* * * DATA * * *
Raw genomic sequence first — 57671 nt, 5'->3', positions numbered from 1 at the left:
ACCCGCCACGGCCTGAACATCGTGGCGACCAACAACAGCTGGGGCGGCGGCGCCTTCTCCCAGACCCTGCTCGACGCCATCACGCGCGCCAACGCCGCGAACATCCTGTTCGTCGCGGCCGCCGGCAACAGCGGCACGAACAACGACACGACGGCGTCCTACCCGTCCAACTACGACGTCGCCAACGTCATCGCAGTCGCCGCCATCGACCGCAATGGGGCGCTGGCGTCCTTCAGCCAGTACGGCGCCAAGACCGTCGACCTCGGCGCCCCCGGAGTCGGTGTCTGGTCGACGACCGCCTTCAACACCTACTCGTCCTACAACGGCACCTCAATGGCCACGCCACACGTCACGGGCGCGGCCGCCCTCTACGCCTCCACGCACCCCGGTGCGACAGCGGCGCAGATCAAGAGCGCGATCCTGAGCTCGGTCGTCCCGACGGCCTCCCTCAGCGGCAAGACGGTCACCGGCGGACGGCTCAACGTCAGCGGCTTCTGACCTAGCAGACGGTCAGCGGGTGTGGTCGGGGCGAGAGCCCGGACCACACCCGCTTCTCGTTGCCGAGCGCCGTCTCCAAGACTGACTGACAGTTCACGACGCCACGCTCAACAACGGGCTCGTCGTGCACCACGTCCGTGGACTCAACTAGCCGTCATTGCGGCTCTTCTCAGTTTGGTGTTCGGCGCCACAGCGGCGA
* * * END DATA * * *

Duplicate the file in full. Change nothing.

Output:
Raw genomic sequence first — 57671 nt, 5'->3', positions numbered from 1 at the left:
ACCCGCCACGGCCTGAACATCGTGGCGACCAACAACAGCTGGGGCGGCGGCGCCTTCTCCCAGACCCTGCTCGACGCCATCACGCGCGCCAACGCCGCGAACATCCTGTTCGTCGCGGCCGCCGGCAACAGCGGCACGAACAACGACACGACGGCGTCCTACCCGTCCAACTACGACGTCGCCAACGTCATCGCAGTCGCCGCCATCGACCGCAATGGGGCGCTGGCGTCCTTCAGCCAGTACGGCGCCAAGACCGTCGACCTCGGCGCCCCCGGAGTCGGTGTCTGGTCGACGACCGCCTTCAACACCTACTCGTCCTACAACGGCACCTCAATGGCCACGCCACACGTCACGGGCGCGGCCGCCCTCTACGCCTCCACGCACCCCGGTGCGACAGCGGCGCAGATCAAGAGCGCGATCCTGAGCTCGGTCGTCCCGACGGCCTCCCTCAGCGGCAAGACGGTCACCGGCGGACGGCTCAACGTCAGCGGCTTCTGACCTAGCAGACGGTCAGCGGGTGTGGTCGGGGCGAGAGCCCGGACCACACCCGCTTCTCGTTGCCGAGCGCCGTCTCCAAGACTGACTGACAGTTCACGACGCCACGCTCAACAACGGGCTCGTCGTGCACCACGTCCGTGGACTCAACTAGCCGTCATTGCGGCTCTTCTCAGTTTGGTGTTCGGCGCCACAGCGGCGA